Tourism is one of Africa's most promising sectors of development. This panel examines the impact of tourism on urban and rural communities, exploring how host contexts engage with the multi-faceted challenges posed by tourism. The perspective is covering from urban centres and the rural periphery.
Tourism is the fastest growing economic activity in the world and is one of Africa's most promising sectors of development, with international tourist arrivals forecasted to more than double its present numbers by 2030.
Rural areas in the continent are often endowed with a rich plant and animal biodiversity and scenic natural beauty (mainly protected areas) that have the potential to attract international tourists. However, national parks and biosphere reserves are usually located far from urban centres and economically strong regions of a country. Tourism business is often organised in a way that operators in the urban centres get the lion's share of the income for transportation, accommodation and administration while the local communities in the rural tourist destination only get a small portion.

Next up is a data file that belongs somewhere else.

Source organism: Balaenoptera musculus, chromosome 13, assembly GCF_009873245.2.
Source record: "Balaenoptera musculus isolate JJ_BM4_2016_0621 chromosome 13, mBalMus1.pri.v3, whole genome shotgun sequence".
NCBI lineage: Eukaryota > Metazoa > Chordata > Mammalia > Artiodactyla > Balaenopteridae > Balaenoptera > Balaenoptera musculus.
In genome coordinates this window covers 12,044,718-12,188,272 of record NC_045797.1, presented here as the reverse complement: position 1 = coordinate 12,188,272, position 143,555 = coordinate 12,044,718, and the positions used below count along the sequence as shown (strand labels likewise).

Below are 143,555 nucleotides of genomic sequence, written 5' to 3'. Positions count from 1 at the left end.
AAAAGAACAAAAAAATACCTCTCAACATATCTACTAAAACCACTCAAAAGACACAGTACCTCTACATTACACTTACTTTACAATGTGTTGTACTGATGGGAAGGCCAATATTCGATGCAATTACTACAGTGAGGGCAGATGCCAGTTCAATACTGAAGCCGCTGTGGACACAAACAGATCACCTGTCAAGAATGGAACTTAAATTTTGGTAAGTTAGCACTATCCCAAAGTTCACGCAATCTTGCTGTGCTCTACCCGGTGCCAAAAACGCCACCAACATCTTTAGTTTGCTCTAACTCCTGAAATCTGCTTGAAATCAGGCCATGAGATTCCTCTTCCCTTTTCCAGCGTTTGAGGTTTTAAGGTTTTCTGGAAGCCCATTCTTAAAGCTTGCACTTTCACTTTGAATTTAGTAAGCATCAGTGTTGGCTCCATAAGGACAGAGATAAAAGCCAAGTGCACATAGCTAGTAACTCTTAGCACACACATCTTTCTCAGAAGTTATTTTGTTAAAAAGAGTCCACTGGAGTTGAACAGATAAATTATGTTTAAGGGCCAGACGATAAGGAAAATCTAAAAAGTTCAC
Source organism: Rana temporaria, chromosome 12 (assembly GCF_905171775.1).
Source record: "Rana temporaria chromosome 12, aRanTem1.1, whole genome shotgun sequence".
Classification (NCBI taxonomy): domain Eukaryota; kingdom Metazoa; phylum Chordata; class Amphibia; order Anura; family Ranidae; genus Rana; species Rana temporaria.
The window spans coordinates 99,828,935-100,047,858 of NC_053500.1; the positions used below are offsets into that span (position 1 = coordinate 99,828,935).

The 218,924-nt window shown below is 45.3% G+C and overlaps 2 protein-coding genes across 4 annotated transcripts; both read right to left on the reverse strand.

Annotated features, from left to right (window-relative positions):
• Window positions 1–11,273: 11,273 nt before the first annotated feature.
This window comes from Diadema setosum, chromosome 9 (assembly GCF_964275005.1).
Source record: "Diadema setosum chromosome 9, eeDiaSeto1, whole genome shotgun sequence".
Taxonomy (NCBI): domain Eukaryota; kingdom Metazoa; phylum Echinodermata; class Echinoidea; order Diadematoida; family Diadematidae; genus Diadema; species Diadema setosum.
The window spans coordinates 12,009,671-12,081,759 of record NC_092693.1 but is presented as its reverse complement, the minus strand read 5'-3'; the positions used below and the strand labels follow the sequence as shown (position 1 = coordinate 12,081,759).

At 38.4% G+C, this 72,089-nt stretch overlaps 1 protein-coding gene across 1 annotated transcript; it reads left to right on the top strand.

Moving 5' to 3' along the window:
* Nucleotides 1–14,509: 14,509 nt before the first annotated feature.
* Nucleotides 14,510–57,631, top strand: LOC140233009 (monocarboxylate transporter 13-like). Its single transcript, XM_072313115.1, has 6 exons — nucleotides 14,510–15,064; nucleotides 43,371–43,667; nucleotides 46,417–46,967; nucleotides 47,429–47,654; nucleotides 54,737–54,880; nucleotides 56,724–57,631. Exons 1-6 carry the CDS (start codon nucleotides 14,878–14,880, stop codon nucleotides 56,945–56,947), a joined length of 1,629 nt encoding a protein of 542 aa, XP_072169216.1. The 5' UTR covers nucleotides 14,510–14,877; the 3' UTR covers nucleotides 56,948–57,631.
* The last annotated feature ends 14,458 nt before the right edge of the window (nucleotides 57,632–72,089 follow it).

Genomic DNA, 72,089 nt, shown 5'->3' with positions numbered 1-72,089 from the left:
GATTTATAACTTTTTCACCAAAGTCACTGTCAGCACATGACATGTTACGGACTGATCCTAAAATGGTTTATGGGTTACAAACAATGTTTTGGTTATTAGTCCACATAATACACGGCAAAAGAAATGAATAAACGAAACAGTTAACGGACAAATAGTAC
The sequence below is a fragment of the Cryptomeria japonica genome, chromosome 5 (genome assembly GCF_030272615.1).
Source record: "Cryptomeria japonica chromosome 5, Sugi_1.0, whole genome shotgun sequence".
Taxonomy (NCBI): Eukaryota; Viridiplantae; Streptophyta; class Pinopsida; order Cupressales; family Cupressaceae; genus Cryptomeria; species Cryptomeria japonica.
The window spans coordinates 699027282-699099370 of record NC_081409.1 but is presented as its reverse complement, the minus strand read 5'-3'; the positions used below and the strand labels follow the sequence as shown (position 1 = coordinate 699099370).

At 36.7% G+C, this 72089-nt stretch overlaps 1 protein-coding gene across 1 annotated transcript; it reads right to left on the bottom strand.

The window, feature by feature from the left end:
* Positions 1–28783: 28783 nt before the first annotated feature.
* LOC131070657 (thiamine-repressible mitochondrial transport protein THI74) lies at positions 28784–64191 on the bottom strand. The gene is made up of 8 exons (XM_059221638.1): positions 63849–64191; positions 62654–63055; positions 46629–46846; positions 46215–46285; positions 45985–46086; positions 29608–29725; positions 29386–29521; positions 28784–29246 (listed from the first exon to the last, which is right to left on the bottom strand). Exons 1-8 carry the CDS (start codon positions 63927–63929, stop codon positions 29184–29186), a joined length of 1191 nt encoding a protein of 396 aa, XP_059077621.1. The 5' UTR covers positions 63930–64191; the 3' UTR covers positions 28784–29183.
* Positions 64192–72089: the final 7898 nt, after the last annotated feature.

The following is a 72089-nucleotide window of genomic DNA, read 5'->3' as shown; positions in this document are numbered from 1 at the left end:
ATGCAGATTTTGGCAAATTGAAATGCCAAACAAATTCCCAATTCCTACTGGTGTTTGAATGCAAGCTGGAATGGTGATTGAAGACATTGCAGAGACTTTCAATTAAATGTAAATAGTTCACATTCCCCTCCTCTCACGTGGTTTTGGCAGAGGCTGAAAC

In addition to high leakage of earning away from the host nations, devastation of the local natural environments, exploitation of indigenous workforce, lack of steady employment, corruption of local officials, social and cultural disruption, employment migration, marginality of urban populations in tourist areas and dislocation of rural communities remain major dilemmas faced by populations whose livelihood increasingly depend on encounters with tourists and tourism.
This panel invites papers to examine the impact of tourism development on urban and rural communities from across Africa, exploring how Africans engage with the challenges posed by tourism. In analyzing these issues, panelists are also encouraged to explore how tourism can contribute towards fostering sustainable and inclusive development in urban and rural communities across Africa.